for example. transactions per second Version: <1. Design constraints represent design decisions that have been mandated and must be adhered to. etc.9 Interfaces [This section defines the interfaces that must be supported by the application.6.5 Supportability om Page 7 . the number of customers or transactions the system can accommodate • degradation modes (what is the acceptable mode of operation when the system has been degraded in some manner) • 3.] ©SDLC. help systems. if any. class libraries. disk. communications. ports and logical addresses. for on-line user documentation. Hardware process requirements.0> Date: <dd/mmm/yy> capacity. any applicable licensing or usage restrictions.7 On-line User Documentation and Help System Requirements [Describes the requirements. maintenance utilities.] C TO 3. maintenance access.c 3. such as memory. help about notices. protocols.1 <Design Constraint One> ys t em [This section indicates any requirements that will enhance the supportability or maintainability of the system being built.] 3.<Project Name> Software Requirements Specification <document identifier> • • throughput. prescribed use of developmental tools.] 3.] 3. 2000 SDLC Internal Use Only S 3. naming conventions.8 Purchased Components [This section describes any purchased components to be used with the system.] [The requirement description goes here. etc.1 <Supportability Requirement One> [The requirement description goes here. Examples include Hardware languages. so that the Hardware can be developed and verified against the interface requirements. architectural and design constraints.] 3. etc. and any associated compatibility and interoperability or interface standards.6 Design Constraints [This section should indicate any design constraints on the system being built.5. etc. for example.1 resource utilization. purchased components.] .4. <Performance Requirement One> [The requirement description goes here. It should contain adequate specificity. including coding standards. class libraries.
wordmark. expected behavior.0> Date: <dd/mmm/yy> [Describe the user interfaces that are to be implemented by the Hardware.12 Applicable Standards C TO [This section describes by reference any applicable standard and the specific sections of any such standards which apply to the system being described. etc.9.1 User Interfaces Version: <1.11 Legal.] 3.3 Hardware Interfaces [This section describes Hardware interfaces to other components of the Hardware system. It includes: Table of contents Index Appendices • • • These may include use-case storyboards or user-interface prototypes. trademark. and Other Notices [This section describes any necessary legal disclaimers.] 4. 2000 Page 8 S ys t em [Describe any communications interfaces to other systems or devices such as local area networks.9. For example. These may be purchased components. internationalization.] . industry standards for usability.10 Licensing Requirements [Defines any licensing enforcement requirements or other usage restriction requirements that are to be exhibited by the Hardware. etc. etc. this could include legal.] 3.] 3. components reused from another application or components being developed for subsystems outside of the scope of this SRS but with which this Hardware application must interact. quality and regulatory standards. including logical structure. patent notice.9.<Project Name> Software Requirements Specification <document identifier> 3. interoperability.] 3. or logo compliance issues for the Hardware.4 Communications Interfaces 3. physical addresses.9. copyright notices. remote serial devices. Supporting Information [The supporting information makes the SRS easier to use. the SDLC Internal Use Only ©SDLC. Copyright. operating system compliance. warranties. ] 3. When appendices are included.c om .2 Hardware Interfaces [This section defines any hardware interfaces that are to be supported by the Hardware.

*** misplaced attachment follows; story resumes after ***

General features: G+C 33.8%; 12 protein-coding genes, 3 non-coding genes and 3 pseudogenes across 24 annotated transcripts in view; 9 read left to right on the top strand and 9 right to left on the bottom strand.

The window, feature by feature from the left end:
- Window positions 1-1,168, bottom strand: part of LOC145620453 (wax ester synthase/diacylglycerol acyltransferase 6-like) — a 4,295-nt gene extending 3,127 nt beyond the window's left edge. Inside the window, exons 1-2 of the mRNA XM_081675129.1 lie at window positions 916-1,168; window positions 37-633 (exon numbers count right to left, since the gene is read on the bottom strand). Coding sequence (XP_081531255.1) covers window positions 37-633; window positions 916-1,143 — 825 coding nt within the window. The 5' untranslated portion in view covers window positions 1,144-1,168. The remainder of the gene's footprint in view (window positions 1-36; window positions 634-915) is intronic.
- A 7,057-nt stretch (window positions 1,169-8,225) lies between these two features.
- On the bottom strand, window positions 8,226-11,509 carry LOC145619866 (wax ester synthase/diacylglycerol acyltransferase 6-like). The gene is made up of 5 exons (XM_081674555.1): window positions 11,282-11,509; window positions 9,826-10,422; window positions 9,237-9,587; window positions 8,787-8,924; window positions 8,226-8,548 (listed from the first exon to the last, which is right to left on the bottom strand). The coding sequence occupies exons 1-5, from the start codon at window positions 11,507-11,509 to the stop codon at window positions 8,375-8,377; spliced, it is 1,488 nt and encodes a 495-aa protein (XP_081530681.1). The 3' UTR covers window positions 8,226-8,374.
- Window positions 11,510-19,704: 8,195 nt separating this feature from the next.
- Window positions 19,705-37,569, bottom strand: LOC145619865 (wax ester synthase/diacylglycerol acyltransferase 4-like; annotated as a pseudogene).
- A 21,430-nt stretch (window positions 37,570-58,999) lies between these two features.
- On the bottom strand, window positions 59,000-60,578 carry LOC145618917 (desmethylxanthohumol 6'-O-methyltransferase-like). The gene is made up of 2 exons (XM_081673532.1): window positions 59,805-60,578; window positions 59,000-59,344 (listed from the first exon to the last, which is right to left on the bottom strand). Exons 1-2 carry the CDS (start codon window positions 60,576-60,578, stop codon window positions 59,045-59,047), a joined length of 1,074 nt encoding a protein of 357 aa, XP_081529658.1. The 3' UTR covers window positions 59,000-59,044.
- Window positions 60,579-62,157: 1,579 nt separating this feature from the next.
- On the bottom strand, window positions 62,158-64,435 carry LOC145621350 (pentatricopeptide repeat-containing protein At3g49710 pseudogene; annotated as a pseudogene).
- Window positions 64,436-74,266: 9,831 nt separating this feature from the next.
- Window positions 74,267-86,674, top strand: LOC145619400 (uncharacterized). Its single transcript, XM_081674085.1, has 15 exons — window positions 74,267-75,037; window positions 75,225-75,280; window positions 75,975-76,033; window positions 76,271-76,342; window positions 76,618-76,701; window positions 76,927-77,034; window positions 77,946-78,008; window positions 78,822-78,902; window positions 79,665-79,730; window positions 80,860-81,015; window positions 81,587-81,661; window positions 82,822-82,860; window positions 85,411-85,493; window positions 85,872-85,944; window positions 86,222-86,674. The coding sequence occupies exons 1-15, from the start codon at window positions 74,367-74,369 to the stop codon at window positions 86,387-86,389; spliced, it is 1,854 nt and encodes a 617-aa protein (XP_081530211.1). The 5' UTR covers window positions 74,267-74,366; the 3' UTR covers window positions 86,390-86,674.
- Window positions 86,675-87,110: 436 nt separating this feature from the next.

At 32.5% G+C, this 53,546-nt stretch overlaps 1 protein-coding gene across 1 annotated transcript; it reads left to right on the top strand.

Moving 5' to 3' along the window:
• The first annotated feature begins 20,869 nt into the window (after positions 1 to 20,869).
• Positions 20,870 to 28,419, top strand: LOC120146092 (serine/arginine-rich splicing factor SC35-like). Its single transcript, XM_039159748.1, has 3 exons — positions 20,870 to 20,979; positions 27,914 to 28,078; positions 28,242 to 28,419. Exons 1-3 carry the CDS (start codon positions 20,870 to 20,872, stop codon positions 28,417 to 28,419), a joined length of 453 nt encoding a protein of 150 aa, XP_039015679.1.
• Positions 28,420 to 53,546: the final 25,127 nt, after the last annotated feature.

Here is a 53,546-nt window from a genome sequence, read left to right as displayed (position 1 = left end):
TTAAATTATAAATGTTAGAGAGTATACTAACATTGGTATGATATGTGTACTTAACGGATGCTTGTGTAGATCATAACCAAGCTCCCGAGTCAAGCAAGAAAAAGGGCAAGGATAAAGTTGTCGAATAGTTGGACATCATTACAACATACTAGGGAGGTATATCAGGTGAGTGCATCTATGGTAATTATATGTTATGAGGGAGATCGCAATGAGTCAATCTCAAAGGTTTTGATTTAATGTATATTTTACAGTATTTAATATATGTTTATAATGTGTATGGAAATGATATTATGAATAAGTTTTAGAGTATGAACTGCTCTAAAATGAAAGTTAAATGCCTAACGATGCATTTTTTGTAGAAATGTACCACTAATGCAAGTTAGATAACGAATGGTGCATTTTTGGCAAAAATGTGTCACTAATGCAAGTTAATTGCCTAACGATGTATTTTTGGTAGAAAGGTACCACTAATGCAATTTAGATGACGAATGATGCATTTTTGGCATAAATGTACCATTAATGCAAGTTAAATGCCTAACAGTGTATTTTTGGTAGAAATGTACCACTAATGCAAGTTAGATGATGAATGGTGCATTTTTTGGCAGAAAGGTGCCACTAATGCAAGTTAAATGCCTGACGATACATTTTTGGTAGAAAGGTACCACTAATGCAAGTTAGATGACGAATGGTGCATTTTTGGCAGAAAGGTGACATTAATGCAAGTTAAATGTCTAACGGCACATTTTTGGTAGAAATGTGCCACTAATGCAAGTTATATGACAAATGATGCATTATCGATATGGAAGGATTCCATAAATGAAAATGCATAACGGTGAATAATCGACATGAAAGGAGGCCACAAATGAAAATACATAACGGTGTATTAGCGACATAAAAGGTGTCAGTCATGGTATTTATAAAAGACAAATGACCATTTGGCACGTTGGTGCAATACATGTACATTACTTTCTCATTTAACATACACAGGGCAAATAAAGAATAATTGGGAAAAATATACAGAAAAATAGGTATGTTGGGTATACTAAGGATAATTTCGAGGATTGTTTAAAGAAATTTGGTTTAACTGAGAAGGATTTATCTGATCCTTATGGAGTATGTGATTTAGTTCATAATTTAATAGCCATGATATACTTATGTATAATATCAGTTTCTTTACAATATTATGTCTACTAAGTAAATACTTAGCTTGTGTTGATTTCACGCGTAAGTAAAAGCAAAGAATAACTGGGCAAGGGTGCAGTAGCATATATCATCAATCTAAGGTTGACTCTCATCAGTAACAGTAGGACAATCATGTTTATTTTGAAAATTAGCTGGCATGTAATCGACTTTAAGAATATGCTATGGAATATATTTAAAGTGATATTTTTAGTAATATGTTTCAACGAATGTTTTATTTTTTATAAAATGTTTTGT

0> Date: <dd/mmm/yy> SRS should explicitly state whether or not the appendices are to be considered part of the requirements. 2000 ys t em Page 9 .<Project Name> Software Requirements Specification <document identifier> Version: <1.] C TO S SDLC Internal Use Only ©SDLC.c om .